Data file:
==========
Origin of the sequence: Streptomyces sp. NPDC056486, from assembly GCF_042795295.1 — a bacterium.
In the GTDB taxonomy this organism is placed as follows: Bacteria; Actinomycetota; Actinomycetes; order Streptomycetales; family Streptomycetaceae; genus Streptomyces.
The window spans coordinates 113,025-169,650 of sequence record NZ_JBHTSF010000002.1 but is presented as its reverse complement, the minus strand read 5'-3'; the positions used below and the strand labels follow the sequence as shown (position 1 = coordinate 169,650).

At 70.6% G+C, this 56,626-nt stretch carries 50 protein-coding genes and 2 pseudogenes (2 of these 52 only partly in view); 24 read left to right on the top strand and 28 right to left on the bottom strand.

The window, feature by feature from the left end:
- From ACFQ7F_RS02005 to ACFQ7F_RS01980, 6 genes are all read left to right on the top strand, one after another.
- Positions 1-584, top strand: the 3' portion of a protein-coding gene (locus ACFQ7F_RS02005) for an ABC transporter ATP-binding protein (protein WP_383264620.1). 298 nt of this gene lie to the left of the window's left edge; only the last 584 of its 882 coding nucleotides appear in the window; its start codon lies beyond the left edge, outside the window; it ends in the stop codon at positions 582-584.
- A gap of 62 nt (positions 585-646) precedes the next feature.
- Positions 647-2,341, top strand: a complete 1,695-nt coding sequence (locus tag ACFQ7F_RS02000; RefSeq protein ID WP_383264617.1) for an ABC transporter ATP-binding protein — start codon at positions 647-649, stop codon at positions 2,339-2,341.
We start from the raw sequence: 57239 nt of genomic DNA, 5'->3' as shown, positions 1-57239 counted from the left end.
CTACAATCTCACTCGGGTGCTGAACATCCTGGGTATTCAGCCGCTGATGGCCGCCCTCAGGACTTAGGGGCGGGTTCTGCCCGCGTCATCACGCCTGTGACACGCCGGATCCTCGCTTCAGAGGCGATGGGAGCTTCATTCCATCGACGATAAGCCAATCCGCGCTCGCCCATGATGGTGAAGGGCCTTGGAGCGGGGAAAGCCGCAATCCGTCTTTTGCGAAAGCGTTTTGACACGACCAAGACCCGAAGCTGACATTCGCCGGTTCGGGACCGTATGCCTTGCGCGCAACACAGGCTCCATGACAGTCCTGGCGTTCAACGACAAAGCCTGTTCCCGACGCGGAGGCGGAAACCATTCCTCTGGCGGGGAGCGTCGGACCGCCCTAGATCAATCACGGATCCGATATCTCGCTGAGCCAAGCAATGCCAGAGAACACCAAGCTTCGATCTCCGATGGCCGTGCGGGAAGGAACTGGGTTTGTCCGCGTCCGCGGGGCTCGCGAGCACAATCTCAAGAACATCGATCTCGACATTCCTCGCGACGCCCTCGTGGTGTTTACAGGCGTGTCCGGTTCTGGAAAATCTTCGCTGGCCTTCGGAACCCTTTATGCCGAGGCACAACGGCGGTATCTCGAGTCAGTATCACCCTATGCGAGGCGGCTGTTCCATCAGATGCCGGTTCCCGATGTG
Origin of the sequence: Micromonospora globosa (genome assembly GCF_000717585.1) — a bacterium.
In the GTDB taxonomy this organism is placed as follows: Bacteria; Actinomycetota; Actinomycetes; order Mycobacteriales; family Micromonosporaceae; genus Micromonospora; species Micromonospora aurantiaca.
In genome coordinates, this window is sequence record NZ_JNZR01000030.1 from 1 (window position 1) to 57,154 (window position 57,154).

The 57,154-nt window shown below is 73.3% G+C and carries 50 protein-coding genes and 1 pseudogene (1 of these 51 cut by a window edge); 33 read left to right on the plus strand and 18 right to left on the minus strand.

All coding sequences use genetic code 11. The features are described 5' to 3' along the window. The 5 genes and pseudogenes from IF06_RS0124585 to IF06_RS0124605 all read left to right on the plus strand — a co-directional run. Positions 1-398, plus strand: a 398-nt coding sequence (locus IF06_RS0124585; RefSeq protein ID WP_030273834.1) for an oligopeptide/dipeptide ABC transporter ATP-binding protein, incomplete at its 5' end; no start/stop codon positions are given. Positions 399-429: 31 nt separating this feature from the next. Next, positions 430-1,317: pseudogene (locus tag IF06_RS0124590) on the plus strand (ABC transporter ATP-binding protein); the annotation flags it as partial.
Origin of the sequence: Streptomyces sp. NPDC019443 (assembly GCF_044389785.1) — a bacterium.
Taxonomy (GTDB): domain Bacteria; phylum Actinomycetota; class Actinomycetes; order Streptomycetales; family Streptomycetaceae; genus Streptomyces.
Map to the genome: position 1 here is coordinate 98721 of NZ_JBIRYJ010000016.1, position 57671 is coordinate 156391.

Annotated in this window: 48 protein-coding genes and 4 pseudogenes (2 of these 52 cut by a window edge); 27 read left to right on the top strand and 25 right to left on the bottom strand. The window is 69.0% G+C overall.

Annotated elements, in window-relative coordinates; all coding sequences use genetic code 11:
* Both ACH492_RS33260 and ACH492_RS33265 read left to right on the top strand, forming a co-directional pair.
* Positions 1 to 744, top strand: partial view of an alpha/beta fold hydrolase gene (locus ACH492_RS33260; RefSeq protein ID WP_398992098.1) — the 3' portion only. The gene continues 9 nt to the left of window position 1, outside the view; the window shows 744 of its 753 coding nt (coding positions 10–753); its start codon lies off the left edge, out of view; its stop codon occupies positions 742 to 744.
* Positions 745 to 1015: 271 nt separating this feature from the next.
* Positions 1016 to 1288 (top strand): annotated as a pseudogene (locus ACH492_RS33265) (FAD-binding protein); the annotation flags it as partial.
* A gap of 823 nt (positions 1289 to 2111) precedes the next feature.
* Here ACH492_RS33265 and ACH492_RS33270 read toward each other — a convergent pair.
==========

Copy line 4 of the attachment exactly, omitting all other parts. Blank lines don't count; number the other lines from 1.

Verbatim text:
At 70.6% G+C, this 56,626-nt stretch carries 50 protein-coding genes and 2 pseudogenes (2 of these 52 only partly in view); 24 read left to right on the top strand and 28 right to left on the bottom strand.